I’ve just come home from a family meal. We chose a lovely refurbished pub and hotel, near to where we live.
The food was really quite impressive, the kids were very well behaved, there was a good choice of food and a great atmosphere. It has clearly been lovingly restored by the owners who, in my opinion, have great taste in decor and wine and it offered quality, local produce.
The children’s menu was also very well thought out (and the kids really did love their dinner).
But for me, it was a real struggle to put on a happy face and enjoy it (but I did, of course, for my family’s sake). Why?
Because it was quite obvious that not a thought had gone in to access.
Starting with the huge steps up to the restaurant from the bar. We would have sat in the bar, but food isn’t served there, so we had to carry my son in his wheelchair up the steps.
He’s six, so between my dad and my husband that is just about doable. He thought it was great to ‘fly’ up and down them, but it made my heart sink.
Because it will not be long at all before that is just plain dangerous.
And imagine having to do that with an adult.
How utterly embarrassing for them, not to mention impossible in most circumstances. Despite the staff being cheery and attentive, nobody acknowledged or apologised for that (or offered an alternative route).
Whilst a member of staff handed us menus and took our drinks orders, I asked quietly where the disabled/accessible toilet was - to which I got a very apologetic reply, that there wasn’t one.
The builders had taken it out in the refurb and not put it back in. The member of staff said that one would be put in, but it had not been as yet.
She did tell me that there was a slightly larger cubicle in another part of the building that we could use - but we didn’t, we just held on till we got home as we knew that would not be any help. A standard accessible loo is hard enough to use for changing and toileting my son.
A cubicle is impossible.
The lady was very embarrassed and I did feel for her. So I was understanding and polite and didn’t question it or make a scene. It was clearly not her fault or decision.
But it made me feel so disheartened, sad and cross.
I sat through the meal next to my little boy, in his bright orange wheelchair, as he hungrily devoured his battered fish and chips and played with his toy cars. I watched him really enjoy his meal and being out in a nice place to eat.
Despite finding many public places a huge challenge with his anxiety, he loves pubs and restaurants, particularly if they have nice fish and chips!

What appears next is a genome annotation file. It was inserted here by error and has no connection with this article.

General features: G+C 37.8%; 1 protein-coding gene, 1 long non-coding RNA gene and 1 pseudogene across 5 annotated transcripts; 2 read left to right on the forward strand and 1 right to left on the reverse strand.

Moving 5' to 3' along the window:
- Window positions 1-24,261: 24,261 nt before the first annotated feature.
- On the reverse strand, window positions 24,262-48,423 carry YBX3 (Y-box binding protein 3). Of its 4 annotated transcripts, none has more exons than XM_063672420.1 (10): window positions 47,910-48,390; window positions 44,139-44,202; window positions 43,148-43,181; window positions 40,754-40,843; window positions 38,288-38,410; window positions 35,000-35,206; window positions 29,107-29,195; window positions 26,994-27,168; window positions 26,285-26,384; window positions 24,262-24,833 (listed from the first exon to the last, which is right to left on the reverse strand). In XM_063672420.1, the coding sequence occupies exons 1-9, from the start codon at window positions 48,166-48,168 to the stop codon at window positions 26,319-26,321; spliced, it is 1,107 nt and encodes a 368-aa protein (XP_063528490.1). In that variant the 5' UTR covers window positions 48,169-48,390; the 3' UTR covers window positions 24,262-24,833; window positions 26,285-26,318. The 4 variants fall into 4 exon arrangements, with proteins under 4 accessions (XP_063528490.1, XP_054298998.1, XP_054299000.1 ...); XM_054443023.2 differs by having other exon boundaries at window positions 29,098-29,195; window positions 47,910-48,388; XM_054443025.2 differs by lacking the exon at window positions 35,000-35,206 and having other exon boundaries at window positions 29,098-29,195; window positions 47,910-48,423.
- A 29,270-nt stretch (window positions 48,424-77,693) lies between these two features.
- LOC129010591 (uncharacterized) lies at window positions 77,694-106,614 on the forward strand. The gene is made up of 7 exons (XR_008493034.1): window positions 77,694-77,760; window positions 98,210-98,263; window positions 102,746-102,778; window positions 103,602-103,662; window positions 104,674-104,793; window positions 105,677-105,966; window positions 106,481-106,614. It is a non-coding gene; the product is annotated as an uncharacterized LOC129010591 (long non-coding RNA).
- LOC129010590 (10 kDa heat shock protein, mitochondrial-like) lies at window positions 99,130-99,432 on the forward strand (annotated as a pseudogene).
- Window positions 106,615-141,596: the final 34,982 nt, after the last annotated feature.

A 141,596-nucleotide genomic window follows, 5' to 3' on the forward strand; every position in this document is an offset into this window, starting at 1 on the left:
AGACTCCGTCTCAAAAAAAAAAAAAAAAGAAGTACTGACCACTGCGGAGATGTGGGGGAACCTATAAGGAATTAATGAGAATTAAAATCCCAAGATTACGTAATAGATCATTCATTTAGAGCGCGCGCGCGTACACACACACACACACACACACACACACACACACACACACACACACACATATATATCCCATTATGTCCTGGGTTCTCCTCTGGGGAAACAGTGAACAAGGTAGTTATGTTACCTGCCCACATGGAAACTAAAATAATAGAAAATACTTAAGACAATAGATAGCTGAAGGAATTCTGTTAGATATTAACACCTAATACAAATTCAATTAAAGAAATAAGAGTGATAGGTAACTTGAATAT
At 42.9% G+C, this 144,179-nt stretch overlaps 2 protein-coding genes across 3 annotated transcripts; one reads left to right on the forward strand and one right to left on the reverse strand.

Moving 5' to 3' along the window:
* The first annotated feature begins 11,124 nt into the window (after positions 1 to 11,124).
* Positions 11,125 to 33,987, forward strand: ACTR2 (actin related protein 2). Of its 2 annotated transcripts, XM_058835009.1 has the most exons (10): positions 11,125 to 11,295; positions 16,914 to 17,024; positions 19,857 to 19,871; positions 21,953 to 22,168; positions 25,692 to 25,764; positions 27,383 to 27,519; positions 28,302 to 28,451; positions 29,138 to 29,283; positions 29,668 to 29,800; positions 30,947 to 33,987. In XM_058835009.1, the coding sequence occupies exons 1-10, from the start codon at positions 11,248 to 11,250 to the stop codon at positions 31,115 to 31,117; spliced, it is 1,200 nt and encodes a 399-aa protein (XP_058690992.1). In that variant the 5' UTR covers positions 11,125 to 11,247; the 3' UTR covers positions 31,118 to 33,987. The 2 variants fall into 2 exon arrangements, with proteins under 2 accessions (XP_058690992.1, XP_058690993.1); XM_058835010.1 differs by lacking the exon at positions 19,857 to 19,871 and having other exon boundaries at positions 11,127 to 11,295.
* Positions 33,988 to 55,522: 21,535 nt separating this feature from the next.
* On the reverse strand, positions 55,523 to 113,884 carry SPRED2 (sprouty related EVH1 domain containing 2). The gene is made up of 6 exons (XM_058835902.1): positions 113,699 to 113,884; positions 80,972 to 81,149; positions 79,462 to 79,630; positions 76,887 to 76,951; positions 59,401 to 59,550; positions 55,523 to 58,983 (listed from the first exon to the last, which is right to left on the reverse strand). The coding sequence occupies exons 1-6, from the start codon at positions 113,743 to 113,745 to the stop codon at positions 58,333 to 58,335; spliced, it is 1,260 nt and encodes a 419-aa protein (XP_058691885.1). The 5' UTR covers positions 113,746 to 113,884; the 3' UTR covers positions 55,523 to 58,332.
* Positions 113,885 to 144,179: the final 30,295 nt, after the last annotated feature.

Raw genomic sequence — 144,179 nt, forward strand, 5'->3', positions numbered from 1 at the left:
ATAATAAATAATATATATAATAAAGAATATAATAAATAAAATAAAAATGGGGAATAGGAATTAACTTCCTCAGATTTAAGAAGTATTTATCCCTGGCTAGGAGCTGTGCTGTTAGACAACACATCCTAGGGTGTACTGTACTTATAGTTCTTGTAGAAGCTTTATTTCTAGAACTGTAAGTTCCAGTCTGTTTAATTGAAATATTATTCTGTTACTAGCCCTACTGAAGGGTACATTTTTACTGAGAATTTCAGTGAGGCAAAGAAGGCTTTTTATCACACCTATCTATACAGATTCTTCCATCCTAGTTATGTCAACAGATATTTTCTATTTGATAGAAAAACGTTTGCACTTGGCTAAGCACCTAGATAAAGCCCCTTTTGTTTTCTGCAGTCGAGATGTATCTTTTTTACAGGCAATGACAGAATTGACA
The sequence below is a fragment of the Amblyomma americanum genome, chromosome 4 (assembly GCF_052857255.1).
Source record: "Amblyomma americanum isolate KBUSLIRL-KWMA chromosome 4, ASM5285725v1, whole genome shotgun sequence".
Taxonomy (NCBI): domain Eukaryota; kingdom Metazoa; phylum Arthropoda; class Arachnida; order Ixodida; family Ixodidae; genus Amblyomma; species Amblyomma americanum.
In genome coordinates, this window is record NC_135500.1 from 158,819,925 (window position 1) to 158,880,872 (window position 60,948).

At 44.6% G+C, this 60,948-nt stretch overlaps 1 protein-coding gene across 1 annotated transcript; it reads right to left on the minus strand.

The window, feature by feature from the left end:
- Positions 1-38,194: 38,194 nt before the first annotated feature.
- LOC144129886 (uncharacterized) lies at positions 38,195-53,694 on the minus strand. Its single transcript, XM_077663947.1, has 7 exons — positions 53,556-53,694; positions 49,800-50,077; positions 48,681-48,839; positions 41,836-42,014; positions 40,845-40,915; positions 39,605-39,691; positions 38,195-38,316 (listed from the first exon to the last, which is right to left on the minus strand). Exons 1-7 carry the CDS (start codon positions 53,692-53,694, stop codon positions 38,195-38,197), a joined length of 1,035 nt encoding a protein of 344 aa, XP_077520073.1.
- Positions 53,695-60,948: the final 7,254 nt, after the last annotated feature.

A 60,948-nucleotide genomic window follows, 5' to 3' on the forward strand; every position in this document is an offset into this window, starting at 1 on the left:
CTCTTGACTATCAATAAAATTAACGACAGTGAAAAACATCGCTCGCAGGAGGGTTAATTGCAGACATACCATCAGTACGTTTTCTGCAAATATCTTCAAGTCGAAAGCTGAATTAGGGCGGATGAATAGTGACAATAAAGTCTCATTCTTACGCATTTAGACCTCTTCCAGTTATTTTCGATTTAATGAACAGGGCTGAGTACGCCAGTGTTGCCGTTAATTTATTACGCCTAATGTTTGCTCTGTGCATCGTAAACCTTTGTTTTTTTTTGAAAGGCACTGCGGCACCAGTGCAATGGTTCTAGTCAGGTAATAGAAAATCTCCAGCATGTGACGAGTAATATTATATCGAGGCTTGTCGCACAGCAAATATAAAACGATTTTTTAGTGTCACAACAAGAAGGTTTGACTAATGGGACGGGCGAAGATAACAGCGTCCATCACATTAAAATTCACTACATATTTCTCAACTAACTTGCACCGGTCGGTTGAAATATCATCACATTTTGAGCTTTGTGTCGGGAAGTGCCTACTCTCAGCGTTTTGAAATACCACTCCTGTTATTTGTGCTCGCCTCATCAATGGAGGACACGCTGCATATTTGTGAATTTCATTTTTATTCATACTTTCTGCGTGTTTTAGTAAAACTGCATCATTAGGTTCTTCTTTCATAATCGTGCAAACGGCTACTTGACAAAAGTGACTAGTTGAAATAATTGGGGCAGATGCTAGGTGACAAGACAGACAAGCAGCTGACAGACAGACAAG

So we do eat out often as a family. It’s one of our favourite things to do together. And in my mind, it’s one of the things we should be able to do together as equals.
Shouldn’t we? It broke my heart that he is so blissfully unaware that this place had not considered him at all. Not to mention the rest of the disabled population!
I have not named the restaurant because I would like to build a relationship with them and see if I can help them become more accessible (and of course I will be strongly recommending that they include a changing bench and hoist in this disabled toilet that is yet to be put in. (If Wetherspoons can include a Changing Places, then this high-end beauty of an establishment can!) I’d really like to help them.
I just don’t think that the needs of those with disabilities has crossed their minds. Or at least I hope it’s just ignorance and not that they have chosen to be this inaccessible.
It does make me wonder just how many other places that are refurbishing will end up in this same inaccessible situation? Why is nobody making sure that places are actually catering for all customers? Or are we just expecting too much? Should we just accept that we are not really that important?
Should we heck!
I consider all children (but, of course, especially my own) to be some of the most important people on the planet. We should be teaching them that the world should be accessible to all, not accepting that this is the way things are! They are the next generation.
The future depends on them.
I feel it’s my duty now to make this place aware of how awful they look to a family with additional needs. We visit a lot of pubs and restaurants, many of which are so old it’s a wonder they are even still standing.
Then of course I’m not as expectant.
But when something is new and lots of money has obviously been invested in making it impressive (it’s hard as a designer to not notice the extravagant things like designer light fittings and gold foil printed menus) to discover how far down the list of importance the disabled customer comes, is a real slap in the face.
I’m going to try to change that. Here and wherever we go. If I can.